THE CORAL SEA, 1942: A NATION-SAVING BATTLE
Reading time: 5 minutes
The Battle of the Coral Sea isn’t as iconic in our national consciousness as Gallipoli, Kokoda, or even El Alamein, Villers-Bretonneux, Amiens or Beersheba. Those battles and others in the two world wars played into our evolving sense of what we were, and are, as a people, and our national character.
By Kim Beazley
Coral Sea stands to the side. It was a critical event stabilising what seemed to be a freefalling disaster in our strategic situation as the Japanese thrust south punctured every assumption we had of the decisive value of imperial defence. Our anxiety was magnified by the Japanese rolling up every island we’d defined as critical to our national fortress, and they were now dragging down the drawbridge in Papua New Guinea.
Coral Sea was nation-saving not nation-creating. It was a materialisation of the validity of the judgement on the need to shift our assumptions about allies Curtin enunciated in an article in the Melbourne Herald on the eve of our year of living dangerously: ‘Australia looks to America, free of any pangs as to our traditional links and kinship with the UK.’
That was hard calculation. The emotional dénouement is in Curtin’s spine-tingling speech to parliament on 8 May 1942, when the battle was in progress: ‘As I speak, those who are participating in the engagement are conforming to the sternest discipline and are subjecting themselves with all that they have—it may be for many of them the last full measure of their devotion—to accomplish the increased safety and security of this territory.’
Outside specialist historians and the US Navy, the battle doesn’t resonate for Americans like Pearl Harbor, Midway and the island campaigns to Japan, but they’ve come to understand that it looms large in our strategic consciousness.
Some strategic thinkers see the Coral Sea as imprisoning our imagination and they believe we need a strategic rethink as profound as Curtin’s. The region and globe are rebalancing. We need to rebalance regionally to account for new rising powers. Coral Sea is a narrative of a time with a very different regional power distribution that’s not relevant today. But it retains currency in how we assess our ally. Our view of the relationship has been formed in an era of massive US dominance. As power becomes more diffuse it feeds a perception of the diminishing value of the relationship, particularly whether or not it’s worth spending political capital sustaining it.
Assessments of Coral Sea need freshening up in this post–Cold War, Asia-rising era. Two lessons are very relevant today. The first is the type of ally the US might be in an era in which it’s not necessarily preeminent. The second is what the US default position in our region is when its saliency in our broader region’s under pressure.
It’s extraordinary that the battle was fought at all. It was a very high-risk undertaking by our very new ally when the prospect of the Japanese taking Hawaii was high. Were the Americans to lose the base, the fight-back would have been anchored in San Diego. At the outbreak of war the geopolitics of the Asia–Pacific were dominated by the European empires and rising Japan. US power would need some years to mobilise.
The US was aware it would have to fight a major battle at Midway within a month. That stepping stone had to be denied to Japan to prevent another strike at Hawaii. The Japanese were superior in carriers, battleships and shore-based air strength. They deployed eight fleet carriers and six light carriers, to the US Navy’s four fleet carriers. Cautious advice suggested the US should concentrate around Hawaii until construction caught up. American land-based air power on Hawaii had been much improved but still, to commit half your carrier strength knowing you faced a major battle a month hence, was risk-taking of a high order. The US put its territory at risk to support an ally.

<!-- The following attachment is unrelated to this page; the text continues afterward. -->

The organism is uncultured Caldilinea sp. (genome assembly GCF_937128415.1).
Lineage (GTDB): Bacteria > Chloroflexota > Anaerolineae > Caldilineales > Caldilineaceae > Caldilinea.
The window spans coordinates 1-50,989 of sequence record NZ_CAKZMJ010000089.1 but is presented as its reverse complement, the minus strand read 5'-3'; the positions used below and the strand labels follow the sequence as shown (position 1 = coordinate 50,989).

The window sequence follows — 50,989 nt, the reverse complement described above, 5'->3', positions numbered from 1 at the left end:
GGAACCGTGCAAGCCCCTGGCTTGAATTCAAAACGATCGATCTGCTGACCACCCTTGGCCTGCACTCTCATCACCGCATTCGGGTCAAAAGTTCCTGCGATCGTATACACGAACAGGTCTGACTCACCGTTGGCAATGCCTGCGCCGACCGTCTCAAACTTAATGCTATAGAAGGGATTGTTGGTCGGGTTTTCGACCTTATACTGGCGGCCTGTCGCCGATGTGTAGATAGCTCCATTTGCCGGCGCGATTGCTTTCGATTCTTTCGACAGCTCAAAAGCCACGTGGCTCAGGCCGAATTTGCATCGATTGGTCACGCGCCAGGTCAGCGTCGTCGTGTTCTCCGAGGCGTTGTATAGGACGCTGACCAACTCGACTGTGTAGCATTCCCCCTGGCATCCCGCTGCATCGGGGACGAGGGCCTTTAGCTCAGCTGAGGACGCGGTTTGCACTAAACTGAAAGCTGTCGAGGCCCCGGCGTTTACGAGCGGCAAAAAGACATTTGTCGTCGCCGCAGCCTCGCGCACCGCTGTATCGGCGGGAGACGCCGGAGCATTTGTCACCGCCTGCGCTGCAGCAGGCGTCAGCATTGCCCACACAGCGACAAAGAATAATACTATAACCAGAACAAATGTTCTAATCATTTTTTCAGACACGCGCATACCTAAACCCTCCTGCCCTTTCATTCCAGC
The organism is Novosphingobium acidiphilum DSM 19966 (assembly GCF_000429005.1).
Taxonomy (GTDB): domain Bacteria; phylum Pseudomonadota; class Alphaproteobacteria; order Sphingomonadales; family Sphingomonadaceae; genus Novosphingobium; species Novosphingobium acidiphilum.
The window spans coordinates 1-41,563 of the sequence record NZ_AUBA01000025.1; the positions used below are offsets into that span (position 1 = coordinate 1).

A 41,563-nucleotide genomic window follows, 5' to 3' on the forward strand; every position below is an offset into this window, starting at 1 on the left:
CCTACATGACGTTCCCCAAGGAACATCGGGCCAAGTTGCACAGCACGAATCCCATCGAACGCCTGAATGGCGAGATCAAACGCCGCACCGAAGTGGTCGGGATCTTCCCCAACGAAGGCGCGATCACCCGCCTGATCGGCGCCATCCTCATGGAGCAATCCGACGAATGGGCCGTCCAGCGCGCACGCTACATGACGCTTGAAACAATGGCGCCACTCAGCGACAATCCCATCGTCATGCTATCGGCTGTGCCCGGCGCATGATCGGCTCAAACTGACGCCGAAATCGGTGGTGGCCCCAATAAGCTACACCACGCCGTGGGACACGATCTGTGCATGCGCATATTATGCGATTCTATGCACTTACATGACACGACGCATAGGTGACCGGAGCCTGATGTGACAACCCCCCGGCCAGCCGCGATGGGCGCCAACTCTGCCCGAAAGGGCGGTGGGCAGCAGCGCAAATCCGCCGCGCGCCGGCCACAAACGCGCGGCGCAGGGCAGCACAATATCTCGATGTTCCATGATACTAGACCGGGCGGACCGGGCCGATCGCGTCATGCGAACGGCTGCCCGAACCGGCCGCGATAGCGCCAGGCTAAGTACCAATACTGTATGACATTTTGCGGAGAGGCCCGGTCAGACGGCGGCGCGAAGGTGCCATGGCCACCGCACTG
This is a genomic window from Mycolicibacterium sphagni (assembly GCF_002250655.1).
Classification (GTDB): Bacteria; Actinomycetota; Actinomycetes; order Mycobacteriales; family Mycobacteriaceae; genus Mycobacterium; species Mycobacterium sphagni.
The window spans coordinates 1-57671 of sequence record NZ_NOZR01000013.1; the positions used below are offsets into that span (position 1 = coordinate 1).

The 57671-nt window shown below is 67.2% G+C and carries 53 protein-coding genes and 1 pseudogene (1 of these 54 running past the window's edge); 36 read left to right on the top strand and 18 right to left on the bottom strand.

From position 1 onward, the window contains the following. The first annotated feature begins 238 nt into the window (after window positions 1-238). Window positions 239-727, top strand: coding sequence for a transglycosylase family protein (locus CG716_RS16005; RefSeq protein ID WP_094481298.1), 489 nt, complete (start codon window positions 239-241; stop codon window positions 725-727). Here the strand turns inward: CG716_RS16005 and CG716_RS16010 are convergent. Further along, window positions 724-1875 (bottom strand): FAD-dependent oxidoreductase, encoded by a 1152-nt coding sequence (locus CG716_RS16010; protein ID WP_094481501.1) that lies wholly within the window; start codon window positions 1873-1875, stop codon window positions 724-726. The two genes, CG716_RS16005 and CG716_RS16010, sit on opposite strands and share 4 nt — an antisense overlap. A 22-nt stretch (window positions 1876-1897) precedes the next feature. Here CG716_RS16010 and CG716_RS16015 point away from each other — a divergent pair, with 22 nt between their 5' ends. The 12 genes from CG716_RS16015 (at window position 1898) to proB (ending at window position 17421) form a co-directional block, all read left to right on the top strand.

We like to talk of 100 years of allied collaboration stretching back to World War I. But the two decades before 1942 had seen Australia devoted to European empire in Asia, and the US opposed to it. We were a newly minted friend on which to spend priceless capital. The lesson here is that the US will go a long way for a friend whether or not it’s the preeminent power.
The second lesson is one of geopolitical calculation. Coral Sea revealed the US default point in the Pacific, which involved much debate and disagreement in the Roosevelt administration. The strategic determination, agreed between Roosevelt and Churchill, was to ‘beat Hitler first’. The question was whether the US should fight back from the central Pacific or the south, given its inferior forces. Admiral Ernest King, an equal with General George Marshall as an adviser to Roosevelt, conceded that the Germany-first strategy allowed ‘very few lines’ of military endeavour in the Pacific.
King’s line anchored on defence of ‘Australasia’, securing the chain between Australia and Hawaii. ‘Such a line’, he said ‘would be offensive not passive’. He envisaged it for the Solomons but then soon Papua. Thus the American carriers turned up in the Coral Sea. Their reward was taking two fleet carriers the Japanese had assigned to that task out of the Midway battle. The US faced four, rather than six, carriers to its three. The advantage intelligence gave them, and luck on the day, meant that they won.
King’s default position remains the American default position. Currently they are forward in the northern Pacific, which conceals their default position. Were they to leave, or be pushed back from their northern commitments, the geostrategic factors that drove King’s calculation about us in the south would remain.
This article was originally published in The Strategist.
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